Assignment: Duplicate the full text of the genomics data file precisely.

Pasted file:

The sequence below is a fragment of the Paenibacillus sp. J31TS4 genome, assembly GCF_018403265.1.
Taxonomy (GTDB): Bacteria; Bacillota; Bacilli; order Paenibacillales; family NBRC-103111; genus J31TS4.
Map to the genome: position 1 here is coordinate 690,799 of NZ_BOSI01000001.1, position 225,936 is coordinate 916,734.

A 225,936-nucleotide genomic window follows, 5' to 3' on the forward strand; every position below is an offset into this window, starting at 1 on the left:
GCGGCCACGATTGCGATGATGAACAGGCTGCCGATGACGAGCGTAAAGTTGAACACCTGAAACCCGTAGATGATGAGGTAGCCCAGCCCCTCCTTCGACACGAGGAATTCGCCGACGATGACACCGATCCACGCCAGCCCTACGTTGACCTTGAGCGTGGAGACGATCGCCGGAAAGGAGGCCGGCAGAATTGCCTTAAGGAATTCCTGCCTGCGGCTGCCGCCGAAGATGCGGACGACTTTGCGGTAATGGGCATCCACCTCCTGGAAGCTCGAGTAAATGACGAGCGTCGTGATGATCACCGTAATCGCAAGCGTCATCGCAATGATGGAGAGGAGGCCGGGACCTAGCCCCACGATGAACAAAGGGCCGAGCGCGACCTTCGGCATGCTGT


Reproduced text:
The sequence below is a fragment of the Paenibacillus sp. J31TS4 genome, assembly GCF_018403265.1.
Taxonomy (GTDB): Bacteria; Bacillota; Bacilli; order Paenibacillales; family NBRC-103111; genus J31TS4.
Map to the genome: position 1 here is coordinate 690,799 of NZ_BOSI01000001.1, position 225,936 is coordinate 916,734.

A 225,936-nucleotide genomic window follows, 5' to 3' on the forward strand; every position below is an offset into this window, starting at 1 on the left:
GCGGCCACGATTGCGATGATGAACAGGCTGCCGATGACGAGCGTAAAGTTGAACACCTGAAACCCGTAGATGATGAGGTAGCCCAGCCCCTCCTTCGACACGAGGAATTCGCCGACGATGACACCGATCCACGCCAGCCCTACGTTGACCTTGAGCGTGGAGACGATCGCCGGAAAGGAGGCCGGCAGAATTGCCTTAAGGAATTCCTGCCTGCGGCTGCCGCCGAAGATGCGGACGACTTTGCGGTAATGGGCATCCACCTCCTGGAAGCTCGAGTAAATGACGAGCGTCGTGATGATCACCGTAATCGCAAGCGTCATCGCAATGATGGAGAGGAGGCCGGGACCTAGCCCCACGATGAACAAAGGGCCGAGCGCGACCTTCGGCATGCTGT